Khalid Sheikh Mohammed? Not In My Backyard!

The week after domestic terrorist Nidal Hassan went on a shooting spree at Fort Hood, Attorney General Eric Holder announced his decision to send five 9/11 terrorists to New York to face trial in a civilian federal court.

The Fort Hood massacre was the most serious act of domestic terror since 9/11. Why give the similarly inspired the incentive to make the pilgrimage to New York and act on their rage? This well-meaning but misguided decision by the Obama administration could hold deadly consequences for New York.

Holder has vigorously defended his decision and argues that to try these terrorists in a civilian court is the “right” thing. Trying Khalid Sheikh Mohammed and his fellow terrorists yards away from Ground Zero might provide a civics lesson for the world, but it displays a reckless disregard for common sense, with no discernible benefit and the risk of grievous harm.

Let me be clear about something: I am confident that the U.S. attorney and his team of prosecutors will do a spectacular job of upholding the high standards of the Justice Department, and they will get these guys convicted. But getting them convicted is not the sole measure of success. The key issue here is our national security -- more specifically, the security of all New Yorkers.

If we are at war, as the attorney general affirmed this week, we have to treat it like a war. War criminals are not tried in civilian courts. The 9/11 conspirators were originally charged by a military commission, a congressionally approved system which is a safe and fair means of trying enemy war criminals, be they members of traditional militaries or non-state terrorists. To move these terrorists into the civilian justice system is to give them legal rope that they intend to hang us with.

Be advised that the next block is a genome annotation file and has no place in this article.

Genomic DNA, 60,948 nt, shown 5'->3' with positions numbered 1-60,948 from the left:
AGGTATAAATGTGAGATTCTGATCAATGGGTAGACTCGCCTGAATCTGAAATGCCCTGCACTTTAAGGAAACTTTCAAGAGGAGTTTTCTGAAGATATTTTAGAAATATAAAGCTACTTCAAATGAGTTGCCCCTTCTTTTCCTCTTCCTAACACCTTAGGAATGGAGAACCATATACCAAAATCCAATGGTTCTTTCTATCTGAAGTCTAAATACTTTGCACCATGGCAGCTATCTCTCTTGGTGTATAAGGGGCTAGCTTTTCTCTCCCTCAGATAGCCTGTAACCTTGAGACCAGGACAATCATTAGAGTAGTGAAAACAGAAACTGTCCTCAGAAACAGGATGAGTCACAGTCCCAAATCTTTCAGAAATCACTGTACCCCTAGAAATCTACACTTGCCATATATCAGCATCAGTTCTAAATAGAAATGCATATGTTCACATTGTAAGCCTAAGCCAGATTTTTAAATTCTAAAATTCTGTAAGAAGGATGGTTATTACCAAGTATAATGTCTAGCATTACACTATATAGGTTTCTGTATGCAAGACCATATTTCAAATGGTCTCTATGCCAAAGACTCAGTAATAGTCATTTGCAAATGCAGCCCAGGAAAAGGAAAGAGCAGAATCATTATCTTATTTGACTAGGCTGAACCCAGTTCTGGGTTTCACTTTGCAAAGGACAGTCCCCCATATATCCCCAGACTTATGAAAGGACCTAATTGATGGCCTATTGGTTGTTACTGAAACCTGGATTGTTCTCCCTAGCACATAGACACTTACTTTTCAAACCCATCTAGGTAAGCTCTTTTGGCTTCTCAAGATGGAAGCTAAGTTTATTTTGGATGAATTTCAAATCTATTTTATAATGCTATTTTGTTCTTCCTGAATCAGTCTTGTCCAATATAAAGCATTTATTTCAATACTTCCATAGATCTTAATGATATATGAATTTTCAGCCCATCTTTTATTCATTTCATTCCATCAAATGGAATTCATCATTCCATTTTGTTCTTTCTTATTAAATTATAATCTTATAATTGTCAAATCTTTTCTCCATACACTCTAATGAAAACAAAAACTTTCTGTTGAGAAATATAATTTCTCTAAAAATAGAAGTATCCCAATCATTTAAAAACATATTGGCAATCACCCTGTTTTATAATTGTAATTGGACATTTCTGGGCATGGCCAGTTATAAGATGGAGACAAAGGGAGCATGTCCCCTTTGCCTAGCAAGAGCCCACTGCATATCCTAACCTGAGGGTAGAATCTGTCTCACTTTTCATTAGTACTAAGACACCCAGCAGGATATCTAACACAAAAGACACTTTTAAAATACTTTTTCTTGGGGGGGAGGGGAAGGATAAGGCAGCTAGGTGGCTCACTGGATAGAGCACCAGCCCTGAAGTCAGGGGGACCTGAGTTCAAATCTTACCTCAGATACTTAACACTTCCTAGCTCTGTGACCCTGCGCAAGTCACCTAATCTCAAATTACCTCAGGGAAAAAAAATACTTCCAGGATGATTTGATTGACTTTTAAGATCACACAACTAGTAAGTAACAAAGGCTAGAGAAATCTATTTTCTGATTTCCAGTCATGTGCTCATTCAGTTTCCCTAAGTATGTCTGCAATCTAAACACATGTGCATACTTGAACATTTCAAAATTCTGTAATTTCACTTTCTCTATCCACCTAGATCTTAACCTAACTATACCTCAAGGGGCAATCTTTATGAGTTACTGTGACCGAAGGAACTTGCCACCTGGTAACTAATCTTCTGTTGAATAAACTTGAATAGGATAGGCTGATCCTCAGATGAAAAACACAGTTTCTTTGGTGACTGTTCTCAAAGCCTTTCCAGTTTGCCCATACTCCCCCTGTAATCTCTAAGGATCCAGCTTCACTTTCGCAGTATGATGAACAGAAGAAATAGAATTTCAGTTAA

The discovery process required by a civilian trial could compromise the critical intelligence we have gained since 9/11. Andrew McCarthy, former assistant United States attorney for the Southern District of New York recently explained that in a military trial, only lawyers with the right security clearances have access to intelligence secrets. But the rules are different in a civilian trial, where the terrorists can use their constitutional “right” to act as their own counsel and demand to see the legal discovery. We would be forced to hand our secrets to our enemies on a platter.